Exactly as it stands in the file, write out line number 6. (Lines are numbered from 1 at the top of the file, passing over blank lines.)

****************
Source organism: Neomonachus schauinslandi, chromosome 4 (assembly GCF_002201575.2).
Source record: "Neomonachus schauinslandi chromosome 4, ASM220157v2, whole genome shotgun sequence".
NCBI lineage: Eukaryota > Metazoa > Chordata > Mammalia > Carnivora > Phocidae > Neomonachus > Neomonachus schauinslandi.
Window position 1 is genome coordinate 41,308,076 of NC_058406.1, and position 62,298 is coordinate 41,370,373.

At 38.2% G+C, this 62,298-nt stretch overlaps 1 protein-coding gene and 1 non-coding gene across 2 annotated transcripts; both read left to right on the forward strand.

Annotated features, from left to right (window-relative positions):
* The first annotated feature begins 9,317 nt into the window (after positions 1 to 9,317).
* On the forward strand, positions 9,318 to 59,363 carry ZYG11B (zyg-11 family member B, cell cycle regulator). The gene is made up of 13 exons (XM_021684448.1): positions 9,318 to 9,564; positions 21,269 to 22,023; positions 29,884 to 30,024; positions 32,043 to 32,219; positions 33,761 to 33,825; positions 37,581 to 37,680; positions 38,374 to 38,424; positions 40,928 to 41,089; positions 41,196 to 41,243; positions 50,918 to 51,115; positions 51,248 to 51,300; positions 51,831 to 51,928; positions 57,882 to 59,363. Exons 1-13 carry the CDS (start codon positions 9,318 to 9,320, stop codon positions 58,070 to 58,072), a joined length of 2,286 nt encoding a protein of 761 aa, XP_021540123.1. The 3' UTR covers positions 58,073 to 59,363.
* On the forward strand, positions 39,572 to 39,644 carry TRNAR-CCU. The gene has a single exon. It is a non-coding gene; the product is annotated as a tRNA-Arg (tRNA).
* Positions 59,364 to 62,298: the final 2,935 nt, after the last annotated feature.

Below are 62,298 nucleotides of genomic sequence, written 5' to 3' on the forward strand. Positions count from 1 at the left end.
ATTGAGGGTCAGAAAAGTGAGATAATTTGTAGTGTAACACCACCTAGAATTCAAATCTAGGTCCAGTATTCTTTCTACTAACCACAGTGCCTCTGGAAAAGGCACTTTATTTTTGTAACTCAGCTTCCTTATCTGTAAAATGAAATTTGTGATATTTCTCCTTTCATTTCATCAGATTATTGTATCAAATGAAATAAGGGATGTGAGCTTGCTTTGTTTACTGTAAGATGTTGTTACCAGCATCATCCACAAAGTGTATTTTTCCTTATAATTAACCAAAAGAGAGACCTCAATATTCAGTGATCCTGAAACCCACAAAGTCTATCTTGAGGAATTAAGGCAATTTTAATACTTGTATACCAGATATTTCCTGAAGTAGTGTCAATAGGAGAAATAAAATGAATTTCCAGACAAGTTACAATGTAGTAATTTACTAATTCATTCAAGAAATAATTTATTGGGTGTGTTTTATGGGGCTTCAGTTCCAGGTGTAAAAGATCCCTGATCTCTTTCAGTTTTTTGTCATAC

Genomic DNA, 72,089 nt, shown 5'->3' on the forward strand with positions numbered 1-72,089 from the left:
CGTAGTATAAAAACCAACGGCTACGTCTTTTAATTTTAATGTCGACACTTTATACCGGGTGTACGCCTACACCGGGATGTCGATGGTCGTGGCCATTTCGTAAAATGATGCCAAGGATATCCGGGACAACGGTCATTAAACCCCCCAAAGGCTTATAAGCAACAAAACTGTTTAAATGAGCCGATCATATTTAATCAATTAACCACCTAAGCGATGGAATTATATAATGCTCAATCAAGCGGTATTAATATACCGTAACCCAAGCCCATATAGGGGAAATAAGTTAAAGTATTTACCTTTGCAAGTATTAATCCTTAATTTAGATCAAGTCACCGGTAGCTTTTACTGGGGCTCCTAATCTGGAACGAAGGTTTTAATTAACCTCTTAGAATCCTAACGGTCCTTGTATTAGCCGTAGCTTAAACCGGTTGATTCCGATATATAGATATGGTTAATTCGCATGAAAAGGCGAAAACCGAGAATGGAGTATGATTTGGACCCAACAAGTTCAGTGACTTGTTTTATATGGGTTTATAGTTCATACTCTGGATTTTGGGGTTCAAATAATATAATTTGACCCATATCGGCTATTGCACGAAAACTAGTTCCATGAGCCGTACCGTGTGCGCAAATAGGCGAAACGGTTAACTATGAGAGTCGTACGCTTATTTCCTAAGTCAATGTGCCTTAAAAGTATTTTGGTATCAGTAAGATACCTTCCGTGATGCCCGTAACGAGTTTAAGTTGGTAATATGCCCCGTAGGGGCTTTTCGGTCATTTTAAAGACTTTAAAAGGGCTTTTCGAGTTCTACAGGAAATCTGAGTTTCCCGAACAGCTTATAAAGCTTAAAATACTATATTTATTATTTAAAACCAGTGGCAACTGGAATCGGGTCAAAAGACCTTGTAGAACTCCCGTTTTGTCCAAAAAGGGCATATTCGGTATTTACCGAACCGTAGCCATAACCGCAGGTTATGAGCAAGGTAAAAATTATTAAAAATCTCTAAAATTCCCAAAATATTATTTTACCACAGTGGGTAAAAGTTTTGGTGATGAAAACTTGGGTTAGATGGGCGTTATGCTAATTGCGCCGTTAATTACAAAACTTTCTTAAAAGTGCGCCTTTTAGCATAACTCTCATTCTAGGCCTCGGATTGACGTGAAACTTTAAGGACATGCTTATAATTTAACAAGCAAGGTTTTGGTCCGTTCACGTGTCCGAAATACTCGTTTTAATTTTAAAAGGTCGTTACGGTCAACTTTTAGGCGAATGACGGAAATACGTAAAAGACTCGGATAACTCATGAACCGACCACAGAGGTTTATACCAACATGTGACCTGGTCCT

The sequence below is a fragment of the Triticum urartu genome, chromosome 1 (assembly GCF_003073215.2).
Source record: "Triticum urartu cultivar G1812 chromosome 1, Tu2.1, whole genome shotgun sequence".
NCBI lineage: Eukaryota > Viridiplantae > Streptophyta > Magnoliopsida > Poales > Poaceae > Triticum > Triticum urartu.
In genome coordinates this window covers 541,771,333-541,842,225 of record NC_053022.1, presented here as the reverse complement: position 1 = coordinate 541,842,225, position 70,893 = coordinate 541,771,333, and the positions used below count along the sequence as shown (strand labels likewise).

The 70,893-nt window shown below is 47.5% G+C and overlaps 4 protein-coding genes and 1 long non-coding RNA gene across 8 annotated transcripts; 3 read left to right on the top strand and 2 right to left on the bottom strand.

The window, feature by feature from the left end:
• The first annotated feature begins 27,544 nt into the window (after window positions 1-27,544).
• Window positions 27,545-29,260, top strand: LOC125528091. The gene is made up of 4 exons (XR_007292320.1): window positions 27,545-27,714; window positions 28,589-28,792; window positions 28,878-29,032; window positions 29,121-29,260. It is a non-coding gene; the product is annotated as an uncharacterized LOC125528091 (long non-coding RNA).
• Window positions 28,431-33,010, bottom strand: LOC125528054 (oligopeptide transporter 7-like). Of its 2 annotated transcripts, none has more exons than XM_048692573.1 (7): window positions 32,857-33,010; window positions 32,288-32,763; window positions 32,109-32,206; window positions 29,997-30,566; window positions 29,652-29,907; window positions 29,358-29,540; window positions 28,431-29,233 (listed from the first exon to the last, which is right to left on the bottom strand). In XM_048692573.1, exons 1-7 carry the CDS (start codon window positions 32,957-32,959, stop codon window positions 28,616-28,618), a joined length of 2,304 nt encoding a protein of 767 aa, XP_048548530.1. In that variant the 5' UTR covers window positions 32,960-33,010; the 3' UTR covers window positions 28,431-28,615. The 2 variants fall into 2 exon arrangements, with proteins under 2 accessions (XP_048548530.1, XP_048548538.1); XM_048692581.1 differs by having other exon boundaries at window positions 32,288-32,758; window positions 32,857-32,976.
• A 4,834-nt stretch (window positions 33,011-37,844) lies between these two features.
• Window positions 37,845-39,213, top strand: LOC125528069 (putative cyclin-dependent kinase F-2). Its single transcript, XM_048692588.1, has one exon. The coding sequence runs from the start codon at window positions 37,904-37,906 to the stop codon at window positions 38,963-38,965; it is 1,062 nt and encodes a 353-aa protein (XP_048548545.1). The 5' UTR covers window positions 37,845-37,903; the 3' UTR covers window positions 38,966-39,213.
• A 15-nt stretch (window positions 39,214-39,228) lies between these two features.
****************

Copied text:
Annotated features, from left to right (window-relative positions):